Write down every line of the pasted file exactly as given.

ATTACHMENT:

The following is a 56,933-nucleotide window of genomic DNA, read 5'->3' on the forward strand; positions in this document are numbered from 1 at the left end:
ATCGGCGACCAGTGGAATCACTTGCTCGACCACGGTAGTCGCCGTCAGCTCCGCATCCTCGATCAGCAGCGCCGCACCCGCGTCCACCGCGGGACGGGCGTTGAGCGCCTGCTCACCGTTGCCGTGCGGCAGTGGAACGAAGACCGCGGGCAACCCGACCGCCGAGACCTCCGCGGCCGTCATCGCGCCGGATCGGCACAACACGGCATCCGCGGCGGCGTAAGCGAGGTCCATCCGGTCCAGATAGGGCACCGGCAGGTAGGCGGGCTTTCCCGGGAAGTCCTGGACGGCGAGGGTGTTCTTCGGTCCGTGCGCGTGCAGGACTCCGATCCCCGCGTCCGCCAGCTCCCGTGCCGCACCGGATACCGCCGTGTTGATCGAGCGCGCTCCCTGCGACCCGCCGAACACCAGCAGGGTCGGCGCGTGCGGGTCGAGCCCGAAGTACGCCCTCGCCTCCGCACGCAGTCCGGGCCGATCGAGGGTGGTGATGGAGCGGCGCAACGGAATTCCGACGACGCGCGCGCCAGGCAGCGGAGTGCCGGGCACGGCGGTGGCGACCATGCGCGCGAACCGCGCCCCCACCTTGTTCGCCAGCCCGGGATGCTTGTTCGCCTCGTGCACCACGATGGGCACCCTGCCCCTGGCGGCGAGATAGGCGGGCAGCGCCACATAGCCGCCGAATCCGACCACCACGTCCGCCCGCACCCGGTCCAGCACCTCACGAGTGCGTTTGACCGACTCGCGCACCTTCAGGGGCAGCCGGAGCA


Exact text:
The following is a 56,933-nucleotide window of genomic DNA, read 5'->3' on the forward strand; positions in this document are numbered from 1 at the left end:
ATCGGCGACCAGTGGAATCACTTGCTCGACCACGGTAGTCGCCGTCAGCTCCGCATCCTCGATCAGCAGCGCCGCACCCGCGTCCACCGCGGGACGGGCGTTGAGCGCCTGCTCACCGTTGCCGTGCGGCAGTGGAACGAAGACCGCGGGCAACCCGACCGCCGAGACCTCCGCGGCCGTCATCGCGCCGGATCGGCACAACACGGCATCCGCGGCGGCGTAAGCGAGGTCCATCCGGTCCAGATAGGGCACCGGCAGGTAGGCGGGCTTTCCCGGGAAGTCCTGGACGGCGAGGGTGTTCTTCGGTCCGTGCGCGTGCAGGACTCCGATCCCCGCGTCCGCCAGCTCCCGTGCCGCACCGGATACCGCCGTGTTGATCGAGCGCGCTCCCTGCGACCCGCCGAACACCAGCAGGGTCGGCGCGTGCGGGTCGAGCCCGAAGTACGCCCTCGCCTCCGCACGCAGTCCGGGCCGATCGAGGGTGGTGATGGAGCGGCGCAACGGAATTCCGACGACGCGCGCGCCAGGCAGCGGAGTGCCGGGCACGGCGGTGGCGACCATGCGCGCGAACCGCGCCCCCACCTTGTTCGCCAGCCCGGGATGCTTGTTCGCCTCGTGCACCACGATGGGCACCCTGCCCCTGGCGGCGAGATAGGCGGGCAGCGCCACATAGCCGCCGAATCCGACCACCACGTCCGCCCGCACCCGGTCCAGCACCTCACGAGTGCGTTTGACCGACTCGCGCACCTTCAGGGGCAGCCGGAGCA